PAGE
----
Once a contract is concluded, the principle of freedom of contract transforms into the principle of pacta sunt servanda, which mandates compliance with the agreed terms. This principle allows for modification or termination of the contract by mutual agreement, including through the use of an addendum. All the requirements for contract formation, including form prerequisites, legal capacity of the parties, and compliance with mandatory provisions of the law, apply fully to addendums.
In Bulgarian law, any amendments to a contract must be made in the same form as the main contract to be valid. To ensure this, contracts often include explicit provisions such as “Any modification of this Contract may be made only by a writing signed by both Parties” or “Alterations to the above-indicated Time-schedule must be confirmed in writing by the other Party.” It’s important to note that a party may waive such a clause by its conduct if the other party reasonably relies on that conduct. For example, if an investor sends an email requesting a change to the contract, and the receiver of the email does not respond but instead orders the modified goods, it can be inferred that the amendment was implicitly agreed upon by both parties.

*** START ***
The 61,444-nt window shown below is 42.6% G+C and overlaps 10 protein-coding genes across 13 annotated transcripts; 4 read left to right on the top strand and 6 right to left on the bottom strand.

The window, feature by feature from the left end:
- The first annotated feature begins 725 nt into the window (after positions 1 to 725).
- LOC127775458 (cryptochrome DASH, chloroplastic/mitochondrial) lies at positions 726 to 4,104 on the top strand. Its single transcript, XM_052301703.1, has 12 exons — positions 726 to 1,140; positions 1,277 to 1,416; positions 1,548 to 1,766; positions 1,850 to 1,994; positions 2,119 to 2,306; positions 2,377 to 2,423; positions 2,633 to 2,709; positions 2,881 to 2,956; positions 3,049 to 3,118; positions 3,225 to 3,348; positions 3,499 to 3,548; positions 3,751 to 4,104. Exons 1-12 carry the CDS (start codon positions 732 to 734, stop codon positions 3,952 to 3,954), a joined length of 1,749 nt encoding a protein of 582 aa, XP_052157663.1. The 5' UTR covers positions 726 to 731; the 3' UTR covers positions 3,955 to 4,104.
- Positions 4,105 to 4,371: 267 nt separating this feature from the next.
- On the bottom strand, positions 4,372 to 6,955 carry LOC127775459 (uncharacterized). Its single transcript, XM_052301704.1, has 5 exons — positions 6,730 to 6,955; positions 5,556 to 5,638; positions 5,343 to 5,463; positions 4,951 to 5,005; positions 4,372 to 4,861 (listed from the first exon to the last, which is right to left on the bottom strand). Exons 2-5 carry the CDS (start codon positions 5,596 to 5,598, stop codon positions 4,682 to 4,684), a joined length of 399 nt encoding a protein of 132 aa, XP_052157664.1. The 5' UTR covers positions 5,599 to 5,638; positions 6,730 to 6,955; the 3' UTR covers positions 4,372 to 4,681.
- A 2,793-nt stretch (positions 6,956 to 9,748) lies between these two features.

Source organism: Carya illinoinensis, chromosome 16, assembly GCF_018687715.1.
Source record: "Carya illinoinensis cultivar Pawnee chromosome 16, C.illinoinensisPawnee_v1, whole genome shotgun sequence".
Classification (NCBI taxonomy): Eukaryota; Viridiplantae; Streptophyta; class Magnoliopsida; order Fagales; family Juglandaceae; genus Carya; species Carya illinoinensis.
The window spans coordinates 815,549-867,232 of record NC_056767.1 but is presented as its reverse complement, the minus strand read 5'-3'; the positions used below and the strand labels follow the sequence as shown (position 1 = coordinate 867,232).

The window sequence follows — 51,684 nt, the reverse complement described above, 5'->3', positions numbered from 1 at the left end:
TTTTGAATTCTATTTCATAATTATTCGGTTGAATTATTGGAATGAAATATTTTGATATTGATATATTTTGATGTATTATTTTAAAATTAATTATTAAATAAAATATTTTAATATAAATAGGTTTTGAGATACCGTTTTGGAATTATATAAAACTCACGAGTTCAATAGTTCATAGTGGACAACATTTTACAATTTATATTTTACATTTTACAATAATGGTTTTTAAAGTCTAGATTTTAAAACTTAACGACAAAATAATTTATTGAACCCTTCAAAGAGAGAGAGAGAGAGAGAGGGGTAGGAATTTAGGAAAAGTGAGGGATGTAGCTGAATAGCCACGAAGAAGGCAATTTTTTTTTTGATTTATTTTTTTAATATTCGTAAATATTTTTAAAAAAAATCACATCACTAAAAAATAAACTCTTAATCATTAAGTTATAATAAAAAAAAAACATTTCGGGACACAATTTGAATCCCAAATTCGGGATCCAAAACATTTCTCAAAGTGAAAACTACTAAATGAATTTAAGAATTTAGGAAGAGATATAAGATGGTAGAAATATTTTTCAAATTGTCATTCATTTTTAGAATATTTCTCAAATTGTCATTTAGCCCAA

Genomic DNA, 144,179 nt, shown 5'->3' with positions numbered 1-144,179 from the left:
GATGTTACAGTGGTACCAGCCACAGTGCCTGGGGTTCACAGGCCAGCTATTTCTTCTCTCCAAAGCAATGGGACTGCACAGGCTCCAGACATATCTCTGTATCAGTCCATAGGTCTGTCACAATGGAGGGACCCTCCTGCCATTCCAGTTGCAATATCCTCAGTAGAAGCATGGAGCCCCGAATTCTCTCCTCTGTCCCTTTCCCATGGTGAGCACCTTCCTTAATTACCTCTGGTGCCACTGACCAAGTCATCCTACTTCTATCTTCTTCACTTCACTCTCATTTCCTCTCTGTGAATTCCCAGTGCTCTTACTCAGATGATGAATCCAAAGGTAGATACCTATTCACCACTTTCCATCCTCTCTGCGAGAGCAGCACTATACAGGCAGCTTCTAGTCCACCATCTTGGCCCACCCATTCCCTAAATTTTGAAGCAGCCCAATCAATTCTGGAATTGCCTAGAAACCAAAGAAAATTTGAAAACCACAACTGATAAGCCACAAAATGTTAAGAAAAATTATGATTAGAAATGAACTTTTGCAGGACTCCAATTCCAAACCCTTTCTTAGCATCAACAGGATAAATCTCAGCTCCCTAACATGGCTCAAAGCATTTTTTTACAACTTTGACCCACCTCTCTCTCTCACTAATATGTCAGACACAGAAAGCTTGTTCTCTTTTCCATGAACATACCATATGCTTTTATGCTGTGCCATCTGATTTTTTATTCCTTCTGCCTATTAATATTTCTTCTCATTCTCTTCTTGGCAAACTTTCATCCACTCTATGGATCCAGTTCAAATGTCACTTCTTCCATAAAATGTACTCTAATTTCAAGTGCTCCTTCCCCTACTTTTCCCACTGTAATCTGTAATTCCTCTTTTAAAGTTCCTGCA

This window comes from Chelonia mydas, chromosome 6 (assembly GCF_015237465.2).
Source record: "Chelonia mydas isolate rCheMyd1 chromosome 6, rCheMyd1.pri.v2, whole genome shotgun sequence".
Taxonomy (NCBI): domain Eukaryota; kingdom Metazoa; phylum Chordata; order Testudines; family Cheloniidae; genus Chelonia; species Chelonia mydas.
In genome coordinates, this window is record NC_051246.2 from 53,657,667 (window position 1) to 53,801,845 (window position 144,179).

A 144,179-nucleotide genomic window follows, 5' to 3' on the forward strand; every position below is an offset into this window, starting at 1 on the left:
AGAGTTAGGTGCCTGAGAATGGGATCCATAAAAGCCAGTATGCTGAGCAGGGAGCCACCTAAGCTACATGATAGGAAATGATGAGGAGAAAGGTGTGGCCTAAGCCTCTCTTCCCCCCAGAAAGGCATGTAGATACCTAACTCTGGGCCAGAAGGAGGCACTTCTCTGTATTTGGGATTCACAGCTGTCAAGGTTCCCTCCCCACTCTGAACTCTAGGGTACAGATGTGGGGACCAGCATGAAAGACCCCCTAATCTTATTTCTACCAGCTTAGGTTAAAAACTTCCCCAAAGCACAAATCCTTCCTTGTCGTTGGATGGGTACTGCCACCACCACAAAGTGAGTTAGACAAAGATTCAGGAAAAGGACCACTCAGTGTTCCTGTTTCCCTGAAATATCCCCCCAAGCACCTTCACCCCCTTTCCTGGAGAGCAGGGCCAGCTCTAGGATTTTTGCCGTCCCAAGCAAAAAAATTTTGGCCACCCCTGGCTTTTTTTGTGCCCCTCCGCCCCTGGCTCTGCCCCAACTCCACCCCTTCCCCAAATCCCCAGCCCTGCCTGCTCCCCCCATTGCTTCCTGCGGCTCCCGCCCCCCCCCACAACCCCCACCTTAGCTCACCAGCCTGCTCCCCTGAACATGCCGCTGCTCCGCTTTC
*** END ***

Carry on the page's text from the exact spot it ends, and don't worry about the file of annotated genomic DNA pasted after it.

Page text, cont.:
The Main Functions of an Addendum
According to Black’s Law Dictionary, an addendum is “A document attached to clarify or modify a part of a contract.” In essence, an addendum serves two primary functions: clarification and modification of the original intentions of the parties.
Clarification of the Contract
An addendum is often used by parties to avoid additional explanations in the main contract. For example, when parties are entering into a contract for services, they may define the scope of those services in an addendum. This approach is particularly useful in licensing agreements, franchise agreements, and online gambling agreements, where setting out the specific services, technical support, price calculations, and timeframe in an addendum proves beneficial.
Amendment of the Contract